Comic book rivalries in general serve as great insight into what makes a character tick and none more so than the rivalry between Batman and The Joker. While Batman represents a sense of hope and order to a lawless Gotham, The Joker is the personification of chaos itself. Michael Caine’s portrayal of Alfred in the Christopher Nolan Batman trilogy summed it up perfectly when, upon discussing The Joker, he said "Some men just want to watch the world burn!" The Joker cares little for money and status, except for when it serves his ultimate goal of spreading madness wherever he can. What makes him stand out from Batman’s other villains, is that there is almost no way of reasoning with him. Poison Ivy can sometimes be talked down if nature can be assisted, Mr Freeze simply wants to help his wife and Two Face’s split personality means there is a part of him that can be reached. But The Joker mainly appears to have no discernible motive, no line to keep him tethered and no sense of decency to keep him in check. This rivalry is so interesting because Batman finds himself tested, time and time again, to prove that there is always another way, that killing The Joker or anyone should not be the answer, and that Batman isn’t one bad day away from being the villain himself. The Joker on the other hand, is spurred on to do anything to make Batman suffer, to break him psychologically in ways that others simply can’t. That alone is enough reason for him to continue.
I would be remiss to discuss rivalries without delving into the realm of anime, for it is such a beloved trope within the medium. Dragon Ball Z is an extremely popular anime, arguably one of the most popular of all time. The main character Goku develops a very intense rivalry with Vegeta, who initially starts out as a villain, transitions to an ally and eventually accepts the role of friend. Their rivalry stems from the fact that they are both Saiyans, members of a proud warrior race who live to fight. Being a Prince, Vegeta cannot stomach the fact that Goku, a low class warrior, is actually powerful enough to be considered his equal. Even when the two are forced to work together, Vegeta’s pride insists that he proves to be better than Goku at any given opportunity. Goku on the other hand, only bears ill will towards Vegeta when he threatens the lives of innocents. Apart from that, he simply enjoys fighting Vegeta for the thrill of the fight and the opportunity to become even stronger. Their rivalry holds our interest as we get to see two amazing characters push each other to new heights, despite how far they have already come. When it comes down to the two of them, concepts like Good and Evil simply fade away. There is nothing in their minds but the fight itself, the eternal burning desire to prove their worth and emerge victorious. And yet, such a simple concept reveals so much about them. Their drive to be better for the sake of being better is a testament to how incredibly strong-willed they are. An extra complexity to this is that it also proves to be a character flaw as well. Their desire to fight and grow stronger often affects their personal relationships with others. Vegeta even allowed his mind to be temporarily enslaved by an evil magician, all so that he could achieve an extra power boost. In short, the rivalry between Goku and Vegeta serves as inspiration for us to do better, while also teaching us the dangers of obsession and short-sightedness.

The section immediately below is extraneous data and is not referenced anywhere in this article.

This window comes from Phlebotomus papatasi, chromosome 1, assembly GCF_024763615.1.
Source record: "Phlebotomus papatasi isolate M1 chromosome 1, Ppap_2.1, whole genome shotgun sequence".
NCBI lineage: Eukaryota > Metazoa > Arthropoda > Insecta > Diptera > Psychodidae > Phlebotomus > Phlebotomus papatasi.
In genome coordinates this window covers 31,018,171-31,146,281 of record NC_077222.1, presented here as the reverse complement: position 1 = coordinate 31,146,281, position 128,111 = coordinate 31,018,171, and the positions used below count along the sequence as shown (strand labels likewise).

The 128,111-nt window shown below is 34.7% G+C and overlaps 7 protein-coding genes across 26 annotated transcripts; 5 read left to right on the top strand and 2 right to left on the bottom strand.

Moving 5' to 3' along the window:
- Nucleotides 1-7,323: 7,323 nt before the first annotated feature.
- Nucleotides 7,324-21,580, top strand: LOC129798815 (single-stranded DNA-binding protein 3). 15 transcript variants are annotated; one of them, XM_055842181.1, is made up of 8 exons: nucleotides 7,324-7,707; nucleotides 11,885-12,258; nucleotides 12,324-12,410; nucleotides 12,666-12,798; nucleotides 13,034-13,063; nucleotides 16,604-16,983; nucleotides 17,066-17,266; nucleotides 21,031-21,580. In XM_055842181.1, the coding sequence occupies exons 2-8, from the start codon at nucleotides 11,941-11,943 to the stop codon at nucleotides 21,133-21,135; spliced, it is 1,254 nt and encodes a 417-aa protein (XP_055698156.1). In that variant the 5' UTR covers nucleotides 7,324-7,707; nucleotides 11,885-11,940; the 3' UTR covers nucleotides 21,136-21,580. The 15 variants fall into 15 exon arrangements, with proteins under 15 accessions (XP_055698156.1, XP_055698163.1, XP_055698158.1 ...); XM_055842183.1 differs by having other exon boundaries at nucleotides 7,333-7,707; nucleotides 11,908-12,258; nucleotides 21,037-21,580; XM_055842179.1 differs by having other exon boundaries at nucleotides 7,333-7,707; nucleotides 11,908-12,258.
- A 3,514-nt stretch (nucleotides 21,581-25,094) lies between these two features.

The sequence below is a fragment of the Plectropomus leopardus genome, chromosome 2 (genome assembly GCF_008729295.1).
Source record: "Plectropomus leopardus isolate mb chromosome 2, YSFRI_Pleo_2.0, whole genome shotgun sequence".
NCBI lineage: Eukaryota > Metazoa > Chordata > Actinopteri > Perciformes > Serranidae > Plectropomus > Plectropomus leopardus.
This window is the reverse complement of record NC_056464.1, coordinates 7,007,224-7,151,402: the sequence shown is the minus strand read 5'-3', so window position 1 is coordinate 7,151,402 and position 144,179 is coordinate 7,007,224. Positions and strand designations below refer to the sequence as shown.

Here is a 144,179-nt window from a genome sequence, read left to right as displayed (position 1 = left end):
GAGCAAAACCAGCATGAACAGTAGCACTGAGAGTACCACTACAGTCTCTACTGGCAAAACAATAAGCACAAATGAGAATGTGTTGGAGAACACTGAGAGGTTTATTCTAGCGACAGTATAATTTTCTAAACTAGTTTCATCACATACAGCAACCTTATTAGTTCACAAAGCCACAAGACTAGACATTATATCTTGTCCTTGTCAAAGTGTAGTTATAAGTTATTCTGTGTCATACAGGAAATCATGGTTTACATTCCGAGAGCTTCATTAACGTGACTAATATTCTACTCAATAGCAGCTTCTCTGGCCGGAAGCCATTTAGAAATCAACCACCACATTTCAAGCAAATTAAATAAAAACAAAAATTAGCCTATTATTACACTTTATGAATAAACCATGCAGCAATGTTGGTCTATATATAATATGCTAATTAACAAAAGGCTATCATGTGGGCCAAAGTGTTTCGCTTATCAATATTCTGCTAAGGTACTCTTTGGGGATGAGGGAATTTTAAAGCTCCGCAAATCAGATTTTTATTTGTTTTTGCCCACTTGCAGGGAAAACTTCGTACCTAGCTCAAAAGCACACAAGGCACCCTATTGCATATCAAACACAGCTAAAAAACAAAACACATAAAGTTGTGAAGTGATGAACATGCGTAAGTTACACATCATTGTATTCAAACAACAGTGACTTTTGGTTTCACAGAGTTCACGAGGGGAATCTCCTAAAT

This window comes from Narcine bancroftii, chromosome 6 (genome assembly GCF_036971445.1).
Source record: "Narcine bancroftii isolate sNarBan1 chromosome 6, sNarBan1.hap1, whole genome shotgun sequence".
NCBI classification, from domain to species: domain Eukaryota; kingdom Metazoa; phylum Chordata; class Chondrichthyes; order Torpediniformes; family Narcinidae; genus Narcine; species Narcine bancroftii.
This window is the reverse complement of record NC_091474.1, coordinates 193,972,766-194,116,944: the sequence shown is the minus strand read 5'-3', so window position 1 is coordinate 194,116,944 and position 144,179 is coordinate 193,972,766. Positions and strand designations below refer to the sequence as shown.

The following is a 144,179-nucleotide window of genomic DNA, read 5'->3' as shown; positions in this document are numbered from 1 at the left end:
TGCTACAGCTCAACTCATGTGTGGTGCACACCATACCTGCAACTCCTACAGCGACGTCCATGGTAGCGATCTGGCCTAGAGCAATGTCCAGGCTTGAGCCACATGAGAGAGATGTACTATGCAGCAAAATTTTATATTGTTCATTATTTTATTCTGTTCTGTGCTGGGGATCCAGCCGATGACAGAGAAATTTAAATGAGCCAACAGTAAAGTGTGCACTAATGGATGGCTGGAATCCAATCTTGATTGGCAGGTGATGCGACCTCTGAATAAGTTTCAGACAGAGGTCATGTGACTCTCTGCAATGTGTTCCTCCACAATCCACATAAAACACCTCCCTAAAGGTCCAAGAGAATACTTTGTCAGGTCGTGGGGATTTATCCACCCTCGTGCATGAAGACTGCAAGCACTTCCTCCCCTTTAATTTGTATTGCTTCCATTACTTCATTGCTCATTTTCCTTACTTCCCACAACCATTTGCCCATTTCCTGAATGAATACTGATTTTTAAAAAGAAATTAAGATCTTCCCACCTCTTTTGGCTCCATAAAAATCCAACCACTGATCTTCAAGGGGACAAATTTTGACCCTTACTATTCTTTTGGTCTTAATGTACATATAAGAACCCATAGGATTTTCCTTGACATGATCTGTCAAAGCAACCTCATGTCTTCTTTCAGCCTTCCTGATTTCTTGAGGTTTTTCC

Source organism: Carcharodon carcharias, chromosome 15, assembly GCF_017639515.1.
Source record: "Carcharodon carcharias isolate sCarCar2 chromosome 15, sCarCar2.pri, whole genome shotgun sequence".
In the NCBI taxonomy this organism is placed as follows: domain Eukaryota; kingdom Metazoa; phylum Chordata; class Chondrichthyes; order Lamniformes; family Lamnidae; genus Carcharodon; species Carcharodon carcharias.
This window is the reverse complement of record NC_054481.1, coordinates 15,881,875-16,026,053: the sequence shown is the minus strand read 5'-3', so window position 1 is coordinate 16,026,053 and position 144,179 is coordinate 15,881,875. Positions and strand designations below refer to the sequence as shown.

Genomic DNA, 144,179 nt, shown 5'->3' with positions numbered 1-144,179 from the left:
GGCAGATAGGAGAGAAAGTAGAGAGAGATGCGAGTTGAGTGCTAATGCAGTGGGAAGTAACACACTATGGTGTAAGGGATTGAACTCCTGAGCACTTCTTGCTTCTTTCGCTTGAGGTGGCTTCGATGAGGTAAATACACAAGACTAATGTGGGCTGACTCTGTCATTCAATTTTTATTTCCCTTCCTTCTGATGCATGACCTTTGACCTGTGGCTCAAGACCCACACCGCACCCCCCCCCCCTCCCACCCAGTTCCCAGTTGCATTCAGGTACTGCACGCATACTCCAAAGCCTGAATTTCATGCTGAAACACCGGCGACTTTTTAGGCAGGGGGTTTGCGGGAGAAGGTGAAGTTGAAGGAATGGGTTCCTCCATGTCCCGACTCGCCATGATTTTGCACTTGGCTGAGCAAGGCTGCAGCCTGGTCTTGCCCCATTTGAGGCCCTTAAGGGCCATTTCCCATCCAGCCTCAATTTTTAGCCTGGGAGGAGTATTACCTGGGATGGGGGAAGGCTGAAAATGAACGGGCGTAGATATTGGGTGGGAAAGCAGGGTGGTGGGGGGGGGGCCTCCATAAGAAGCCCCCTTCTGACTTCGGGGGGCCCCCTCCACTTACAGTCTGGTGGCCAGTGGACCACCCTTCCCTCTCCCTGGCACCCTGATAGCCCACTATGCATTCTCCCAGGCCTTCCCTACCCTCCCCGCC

Many people often say that a hero is only as good as their villain, and I think that perfectly encapsulates the point of a rivalry. When we join the hero on their journey throughout a story, their development is very key to our enjoyment. The inclusion of a rival, someone who is not only a physical challenge but a challenge to their moral fibre itself, adds so much depth to their character and provides them with a chance to grow. Seeing the twisted mirror of our protagonist makes us appreciate who they are even more. It is also serves as a warning to the hero by showing them how they could end up if they don’t keep themselves in check.